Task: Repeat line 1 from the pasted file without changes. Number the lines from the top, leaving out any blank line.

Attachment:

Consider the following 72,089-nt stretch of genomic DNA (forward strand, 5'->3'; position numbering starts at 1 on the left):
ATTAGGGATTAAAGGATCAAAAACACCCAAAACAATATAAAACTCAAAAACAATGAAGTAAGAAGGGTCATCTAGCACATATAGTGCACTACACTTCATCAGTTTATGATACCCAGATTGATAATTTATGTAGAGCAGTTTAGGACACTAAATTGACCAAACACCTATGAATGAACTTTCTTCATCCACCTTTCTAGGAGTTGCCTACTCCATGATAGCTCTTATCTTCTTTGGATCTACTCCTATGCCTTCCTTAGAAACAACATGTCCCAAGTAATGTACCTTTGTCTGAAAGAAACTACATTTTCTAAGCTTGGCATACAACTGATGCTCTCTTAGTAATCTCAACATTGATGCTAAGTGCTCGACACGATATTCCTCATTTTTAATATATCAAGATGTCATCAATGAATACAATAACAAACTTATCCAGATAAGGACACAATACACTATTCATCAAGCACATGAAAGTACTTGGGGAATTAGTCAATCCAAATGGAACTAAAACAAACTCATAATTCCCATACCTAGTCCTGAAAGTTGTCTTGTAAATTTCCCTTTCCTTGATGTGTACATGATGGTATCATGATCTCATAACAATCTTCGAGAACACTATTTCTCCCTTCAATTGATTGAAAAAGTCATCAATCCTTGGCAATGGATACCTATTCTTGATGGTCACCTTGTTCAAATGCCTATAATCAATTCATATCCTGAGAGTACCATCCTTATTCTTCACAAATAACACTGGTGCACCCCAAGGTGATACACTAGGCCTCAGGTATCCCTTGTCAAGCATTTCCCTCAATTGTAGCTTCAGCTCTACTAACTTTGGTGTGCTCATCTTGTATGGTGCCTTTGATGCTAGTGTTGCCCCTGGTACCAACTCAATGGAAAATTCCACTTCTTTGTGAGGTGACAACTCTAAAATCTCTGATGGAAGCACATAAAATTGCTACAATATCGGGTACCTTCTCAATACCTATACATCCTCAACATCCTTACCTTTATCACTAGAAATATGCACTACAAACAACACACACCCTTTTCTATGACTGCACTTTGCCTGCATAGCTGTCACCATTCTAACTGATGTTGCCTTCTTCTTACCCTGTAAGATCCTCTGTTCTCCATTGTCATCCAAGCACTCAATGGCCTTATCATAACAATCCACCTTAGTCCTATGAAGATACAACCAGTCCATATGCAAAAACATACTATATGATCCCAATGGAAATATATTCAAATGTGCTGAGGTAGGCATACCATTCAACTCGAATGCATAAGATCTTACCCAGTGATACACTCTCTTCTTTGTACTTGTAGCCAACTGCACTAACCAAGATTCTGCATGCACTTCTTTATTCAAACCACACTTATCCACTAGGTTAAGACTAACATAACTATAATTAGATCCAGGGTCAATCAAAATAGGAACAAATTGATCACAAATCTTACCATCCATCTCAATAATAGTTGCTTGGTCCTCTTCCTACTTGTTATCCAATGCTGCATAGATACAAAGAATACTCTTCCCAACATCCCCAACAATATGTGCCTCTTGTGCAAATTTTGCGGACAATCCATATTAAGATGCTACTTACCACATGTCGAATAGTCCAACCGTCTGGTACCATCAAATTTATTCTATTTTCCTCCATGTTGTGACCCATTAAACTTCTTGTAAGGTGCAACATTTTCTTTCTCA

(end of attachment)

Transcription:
Consider the following 72,089-nt stretch of genomic DNA (forward strand, 5'->3'; position numbering starts at 1 on the left):